Strangely absent from today’s health care debate is a discussion of the patient/physician relationship. This is remarkable. We may soon witness the end of Hippocratic medicine in America.
As I neared the end of my medical training in the late 1990s, the words of Peter Singer, Princeton University’s Chair of Bioethics, haunted me. In his book, “Rethinking Life and Death,” Singer stated:
“There remains, however, the problem of the lack of any clear boundary between the newborn infant, who is clearly not a person in the ethically relevant sense, and the young child, who is. In our book, ‘Should the Baby Live?,’ my colleague Helga Kuhse and I suggested that a period of 28 days after birth might be allowed before the infant is accepted as having the same right to life as others. This is clearly before the infant could have a sense of its own existence over time, and would allow a couple to decide that it is better not to continue with a life that has begun very badly.”
With three sentences, Singer turned medical ethics upside down. He suggested America adopt infanticide to control the skyrocketing cost of health care. By withholding care from children with disabilities (killing them is cheaper than treating them), Singer sacrificed the well-being of the individual patient for the “public good.”
To understand how a leading bioethicist reached this horrific conclusion, I scoured the pages of history. Patterns emerged revealing the unseen hinge upon which today’s health care debate turns.
For 2,500 years physicians have followed one of two possible paths: On one side, physicians make decisions to advance the good of society; their primary job is to protect the welfare of the State. On the other side, physicians devote themselves to the wellbeing of the individual citizen.
In his Republic, Plato outlined the first position:
“Bodies which disease had penetrated through and through [the physician] would not have attempted to cure … he did not want to lengthen out good-for-nothing lives, or to have weak fathers begetting weaker sons; if a man was not able to live in the ordinary way [the physician] had no business to cure him; for such a cure would have been of no use either to himself, or to the State.”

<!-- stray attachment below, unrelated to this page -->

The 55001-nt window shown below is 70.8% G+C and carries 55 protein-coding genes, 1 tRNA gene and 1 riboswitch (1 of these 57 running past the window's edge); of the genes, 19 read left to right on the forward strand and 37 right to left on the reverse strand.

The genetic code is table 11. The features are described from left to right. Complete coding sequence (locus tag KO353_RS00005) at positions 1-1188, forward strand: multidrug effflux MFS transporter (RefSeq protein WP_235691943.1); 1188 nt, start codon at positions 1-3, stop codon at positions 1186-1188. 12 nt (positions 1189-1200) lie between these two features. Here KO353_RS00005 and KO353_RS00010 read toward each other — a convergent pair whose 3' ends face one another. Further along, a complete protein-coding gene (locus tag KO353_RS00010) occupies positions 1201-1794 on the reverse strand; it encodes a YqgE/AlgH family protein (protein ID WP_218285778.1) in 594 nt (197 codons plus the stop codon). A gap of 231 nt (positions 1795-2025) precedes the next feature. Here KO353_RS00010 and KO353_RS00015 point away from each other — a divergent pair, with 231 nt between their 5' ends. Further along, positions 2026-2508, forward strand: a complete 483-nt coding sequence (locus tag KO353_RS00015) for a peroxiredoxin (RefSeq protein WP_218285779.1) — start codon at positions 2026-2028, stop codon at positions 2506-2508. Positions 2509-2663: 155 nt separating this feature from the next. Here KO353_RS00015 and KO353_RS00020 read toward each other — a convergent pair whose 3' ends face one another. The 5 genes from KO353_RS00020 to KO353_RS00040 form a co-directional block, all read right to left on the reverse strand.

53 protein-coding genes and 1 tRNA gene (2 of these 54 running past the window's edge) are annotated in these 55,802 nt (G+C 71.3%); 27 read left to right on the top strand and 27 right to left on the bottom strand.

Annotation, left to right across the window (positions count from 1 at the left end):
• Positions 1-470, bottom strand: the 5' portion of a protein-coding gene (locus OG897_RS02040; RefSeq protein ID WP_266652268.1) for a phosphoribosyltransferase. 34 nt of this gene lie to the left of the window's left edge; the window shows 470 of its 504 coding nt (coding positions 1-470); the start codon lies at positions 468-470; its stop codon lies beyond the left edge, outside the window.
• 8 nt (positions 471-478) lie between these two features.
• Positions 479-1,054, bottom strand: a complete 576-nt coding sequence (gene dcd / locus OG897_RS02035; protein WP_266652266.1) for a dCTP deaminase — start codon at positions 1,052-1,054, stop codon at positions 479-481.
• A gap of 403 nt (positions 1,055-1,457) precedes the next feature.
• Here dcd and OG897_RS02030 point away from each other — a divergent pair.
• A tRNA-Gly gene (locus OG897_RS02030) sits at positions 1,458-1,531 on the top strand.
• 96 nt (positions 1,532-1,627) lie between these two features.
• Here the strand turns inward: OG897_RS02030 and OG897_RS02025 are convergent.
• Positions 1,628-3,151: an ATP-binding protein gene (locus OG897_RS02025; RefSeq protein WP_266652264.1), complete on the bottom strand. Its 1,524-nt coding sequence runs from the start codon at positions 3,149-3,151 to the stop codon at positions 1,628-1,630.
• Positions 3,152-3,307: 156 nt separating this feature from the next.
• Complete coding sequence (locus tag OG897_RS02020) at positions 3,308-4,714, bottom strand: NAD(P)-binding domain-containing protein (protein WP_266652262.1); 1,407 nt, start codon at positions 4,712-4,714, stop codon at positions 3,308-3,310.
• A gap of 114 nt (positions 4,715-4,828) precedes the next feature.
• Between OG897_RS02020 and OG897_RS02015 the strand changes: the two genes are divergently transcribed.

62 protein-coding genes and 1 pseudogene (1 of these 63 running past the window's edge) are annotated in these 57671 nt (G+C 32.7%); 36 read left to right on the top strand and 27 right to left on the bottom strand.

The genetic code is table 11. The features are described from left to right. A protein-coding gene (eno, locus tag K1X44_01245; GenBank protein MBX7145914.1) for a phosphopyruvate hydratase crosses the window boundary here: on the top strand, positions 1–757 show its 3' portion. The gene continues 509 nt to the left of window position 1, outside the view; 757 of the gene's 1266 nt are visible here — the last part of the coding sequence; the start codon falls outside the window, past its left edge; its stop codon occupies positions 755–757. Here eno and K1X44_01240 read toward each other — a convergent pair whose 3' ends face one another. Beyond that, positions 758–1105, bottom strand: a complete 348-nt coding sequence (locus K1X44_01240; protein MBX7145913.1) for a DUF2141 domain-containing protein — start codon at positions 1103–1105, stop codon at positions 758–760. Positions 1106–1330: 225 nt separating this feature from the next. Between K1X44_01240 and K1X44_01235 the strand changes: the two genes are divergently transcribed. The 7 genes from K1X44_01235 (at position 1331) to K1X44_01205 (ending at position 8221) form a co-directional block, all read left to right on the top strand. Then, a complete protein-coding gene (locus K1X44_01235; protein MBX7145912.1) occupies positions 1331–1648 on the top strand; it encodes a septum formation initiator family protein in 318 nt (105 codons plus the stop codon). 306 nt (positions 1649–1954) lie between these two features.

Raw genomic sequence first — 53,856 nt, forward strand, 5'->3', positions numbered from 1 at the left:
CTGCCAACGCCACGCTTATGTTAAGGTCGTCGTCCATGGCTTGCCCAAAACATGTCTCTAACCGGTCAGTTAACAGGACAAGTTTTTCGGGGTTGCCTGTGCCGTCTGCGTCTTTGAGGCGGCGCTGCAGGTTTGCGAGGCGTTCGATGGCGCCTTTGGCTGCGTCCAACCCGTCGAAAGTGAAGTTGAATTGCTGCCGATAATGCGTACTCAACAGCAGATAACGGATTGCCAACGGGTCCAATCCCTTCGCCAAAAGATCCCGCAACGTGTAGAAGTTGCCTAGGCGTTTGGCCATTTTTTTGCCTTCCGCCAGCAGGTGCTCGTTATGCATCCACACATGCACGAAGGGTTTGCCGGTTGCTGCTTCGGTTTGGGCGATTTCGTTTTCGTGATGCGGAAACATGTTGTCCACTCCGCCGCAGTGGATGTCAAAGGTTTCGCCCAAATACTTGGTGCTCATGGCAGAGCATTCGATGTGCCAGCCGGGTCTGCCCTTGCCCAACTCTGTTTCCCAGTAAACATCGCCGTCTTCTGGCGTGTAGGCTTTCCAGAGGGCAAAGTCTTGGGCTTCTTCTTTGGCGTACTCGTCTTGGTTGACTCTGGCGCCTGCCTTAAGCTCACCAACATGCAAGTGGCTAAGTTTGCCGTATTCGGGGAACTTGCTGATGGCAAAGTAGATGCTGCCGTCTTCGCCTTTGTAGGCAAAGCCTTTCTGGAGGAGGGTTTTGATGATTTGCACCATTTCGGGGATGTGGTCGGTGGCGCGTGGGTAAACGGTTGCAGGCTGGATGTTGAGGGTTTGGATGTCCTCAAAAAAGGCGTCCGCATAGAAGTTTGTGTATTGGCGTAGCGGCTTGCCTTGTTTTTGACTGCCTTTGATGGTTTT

Hippocrates countered with revolutionary perspective. He placed the patient at the center of medicine. With one timeless axiom he guided Hippocratic physicians for the next 2,000 years: “Primum non nocere — First, do no harm.” When doctors enter the medical field they take an oath named after him.
Medicine remains one of society’s most trusted professions. The almost sacred relationship between patients and their physicians has marked the cornerstone of Hippocratic medicine. Patients want to see a physician they trust. Patients want to know their physician is looking out for their well-being — not the financial interests of the State.
Government compassion sounds so noble. But under the weight of the exploding American debt, Washington will inevitably pressure physicians to constrain health care spending by limiting care. Even now, Congress intends to cut Medicare by $400 billion. Drafted legislation penalizes physicians financially if they find themselves in the top 10 percent of health care spending.
Every American should have access to quality health care. But as government gains control over health care dollars, physicians increasingly become employees of the State. In the end, their loyalties conflict and patient care suffers.
We can control the cost of health care without strengthening the powerful grip of Washington. Physicians for Reform offers such a patient-centered plan.
So the question remains: Who will we follow? Plato or Hippocrates?
Dr. C. L. Gray is president of Physicians for Reform (www.PhysiciansForReform.org).